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Detecting communities, and labeling nodes, is a ubiquitous problem in the study of networks. Recently, we developed scalable Belief Propagation algorithms that update probability distributions of node labels until they reach a fixed point. In addition to being of practical use, these algorithms can be studied analytically, revealing phase transitions in the ability of any algorithm to solve this problem. Specifically, there is a detectability transition in sparse networks, below which no algorithm can label nodes better than chance.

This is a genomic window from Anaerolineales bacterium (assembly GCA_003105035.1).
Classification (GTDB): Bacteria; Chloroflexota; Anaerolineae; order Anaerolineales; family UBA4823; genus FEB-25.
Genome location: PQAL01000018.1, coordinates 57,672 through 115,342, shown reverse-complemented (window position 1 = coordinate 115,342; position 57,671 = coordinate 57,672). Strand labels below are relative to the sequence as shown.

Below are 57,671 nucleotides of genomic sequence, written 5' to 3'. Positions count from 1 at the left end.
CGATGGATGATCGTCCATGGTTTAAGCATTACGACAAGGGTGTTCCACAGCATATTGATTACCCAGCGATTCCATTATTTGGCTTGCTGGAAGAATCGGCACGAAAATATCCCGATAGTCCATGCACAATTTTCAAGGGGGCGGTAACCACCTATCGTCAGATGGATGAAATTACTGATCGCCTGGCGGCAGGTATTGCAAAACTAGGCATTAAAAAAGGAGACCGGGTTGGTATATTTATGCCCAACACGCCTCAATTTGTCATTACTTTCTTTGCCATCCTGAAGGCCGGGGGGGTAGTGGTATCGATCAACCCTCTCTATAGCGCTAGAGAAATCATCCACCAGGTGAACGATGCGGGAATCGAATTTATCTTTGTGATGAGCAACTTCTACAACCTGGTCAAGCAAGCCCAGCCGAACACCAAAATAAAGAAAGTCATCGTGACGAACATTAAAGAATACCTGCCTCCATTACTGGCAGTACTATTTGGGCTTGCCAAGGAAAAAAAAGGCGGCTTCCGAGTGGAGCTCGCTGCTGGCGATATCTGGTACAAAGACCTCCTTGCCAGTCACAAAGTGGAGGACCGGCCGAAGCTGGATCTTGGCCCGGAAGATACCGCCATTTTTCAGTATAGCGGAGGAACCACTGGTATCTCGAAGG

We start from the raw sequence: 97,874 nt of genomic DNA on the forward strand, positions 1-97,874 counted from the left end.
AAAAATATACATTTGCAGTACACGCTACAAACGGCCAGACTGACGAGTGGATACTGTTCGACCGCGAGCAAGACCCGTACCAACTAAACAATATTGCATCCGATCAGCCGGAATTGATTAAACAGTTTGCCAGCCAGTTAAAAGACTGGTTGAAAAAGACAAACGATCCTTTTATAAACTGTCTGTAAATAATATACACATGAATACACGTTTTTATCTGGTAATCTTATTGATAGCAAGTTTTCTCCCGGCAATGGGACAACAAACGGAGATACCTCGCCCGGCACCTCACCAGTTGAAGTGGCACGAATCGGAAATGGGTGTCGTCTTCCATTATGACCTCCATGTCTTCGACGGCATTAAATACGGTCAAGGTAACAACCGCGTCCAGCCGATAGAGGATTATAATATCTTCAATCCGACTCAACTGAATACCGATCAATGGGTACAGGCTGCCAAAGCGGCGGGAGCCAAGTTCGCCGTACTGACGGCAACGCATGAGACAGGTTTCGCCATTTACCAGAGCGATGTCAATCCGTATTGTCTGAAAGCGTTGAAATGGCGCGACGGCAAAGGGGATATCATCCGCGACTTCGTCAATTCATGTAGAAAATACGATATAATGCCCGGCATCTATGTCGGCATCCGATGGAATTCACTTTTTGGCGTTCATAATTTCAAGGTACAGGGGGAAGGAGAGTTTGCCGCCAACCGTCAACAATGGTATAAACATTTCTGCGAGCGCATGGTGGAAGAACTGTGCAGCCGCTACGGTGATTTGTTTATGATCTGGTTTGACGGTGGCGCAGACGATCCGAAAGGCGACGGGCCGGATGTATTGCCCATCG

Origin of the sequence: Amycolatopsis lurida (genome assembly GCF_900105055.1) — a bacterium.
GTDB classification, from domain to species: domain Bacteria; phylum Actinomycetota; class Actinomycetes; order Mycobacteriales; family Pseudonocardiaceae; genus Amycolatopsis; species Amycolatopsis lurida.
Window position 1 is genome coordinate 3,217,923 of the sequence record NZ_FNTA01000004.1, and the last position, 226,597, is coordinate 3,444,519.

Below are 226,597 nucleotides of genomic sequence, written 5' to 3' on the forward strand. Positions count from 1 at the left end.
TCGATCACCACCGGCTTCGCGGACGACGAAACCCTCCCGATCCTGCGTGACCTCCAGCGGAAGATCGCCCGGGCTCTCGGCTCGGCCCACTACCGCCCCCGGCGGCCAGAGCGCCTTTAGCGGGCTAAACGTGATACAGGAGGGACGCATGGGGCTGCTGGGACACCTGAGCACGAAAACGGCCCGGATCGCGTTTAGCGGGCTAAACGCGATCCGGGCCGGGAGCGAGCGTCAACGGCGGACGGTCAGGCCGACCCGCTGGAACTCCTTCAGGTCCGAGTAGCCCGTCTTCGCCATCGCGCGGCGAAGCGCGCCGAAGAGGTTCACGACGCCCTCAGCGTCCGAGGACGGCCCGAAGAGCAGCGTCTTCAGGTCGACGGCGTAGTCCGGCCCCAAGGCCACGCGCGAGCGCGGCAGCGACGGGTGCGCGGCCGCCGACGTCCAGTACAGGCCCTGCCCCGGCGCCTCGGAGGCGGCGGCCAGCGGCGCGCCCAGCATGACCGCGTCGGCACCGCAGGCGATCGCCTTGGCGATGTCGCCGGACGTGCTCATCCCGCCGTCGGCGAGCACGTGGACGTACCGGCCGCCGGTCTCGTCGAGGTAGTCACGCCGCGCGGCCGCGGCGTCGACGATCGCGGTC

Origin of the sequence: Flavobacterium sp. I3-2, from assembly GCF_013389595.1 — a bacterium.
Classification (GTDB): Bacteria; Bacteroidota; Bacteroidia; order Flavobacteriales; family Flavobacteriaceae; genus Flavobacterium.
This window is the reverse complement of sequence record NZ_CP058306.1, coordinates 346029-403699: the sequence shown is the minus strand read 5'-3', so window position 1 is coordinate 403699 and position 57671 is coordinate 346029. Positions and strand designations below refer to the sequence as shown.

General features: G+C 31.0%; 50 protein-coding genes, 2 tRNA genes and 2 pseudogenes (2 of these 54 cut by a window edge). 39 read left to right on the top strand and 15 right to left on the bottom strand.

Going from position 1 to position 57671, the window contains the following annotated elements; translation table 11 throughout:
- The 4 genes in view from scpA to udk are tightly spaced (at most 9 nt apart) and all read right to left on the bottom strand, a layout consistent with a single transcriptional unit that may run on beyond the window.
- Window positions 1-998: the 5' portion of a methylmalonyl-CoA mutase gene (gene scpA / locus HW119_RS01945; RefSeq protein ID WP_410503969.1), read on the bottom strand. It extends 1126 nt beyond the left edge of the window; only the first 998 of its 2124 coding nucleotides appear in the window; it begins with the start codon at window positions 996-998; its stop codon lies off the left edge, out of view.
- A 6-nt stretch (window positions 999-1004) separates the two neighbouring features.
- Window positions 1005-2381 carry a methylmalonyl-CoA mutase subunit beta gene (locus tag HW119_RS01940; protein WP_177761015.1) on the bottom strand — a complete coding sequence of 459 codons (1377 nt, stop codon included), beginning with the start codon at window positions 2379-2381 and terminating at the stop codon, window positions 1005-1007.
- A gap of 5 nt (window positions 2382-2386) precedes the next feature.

I'll explain this transition, and give an accessible introduction to Belief Propagation and the analogy with free energy and the cavity method of statistical physics. We'll see that the consensus of many good solutions is a better labeling than the "best" solution --- something that is true for many real-world optimization problems. While many algorithms overfit, and find "communities" even in random graphs where none exist, our method lets us focus on statistically-significant communities.
If time permits, I'll also explain some connections between Belief Propagation and a new spectral algorithm, based on the non-backtracking matrix, which succeeds all the way down to the detectability transition.
This is joint work with Aurelien Decelle, Florent Krzakala, Elchanan Mossel, Joe Neeman, Mark Newman, Allan Sly, Lenka Zdeborova, and Pan Zhang.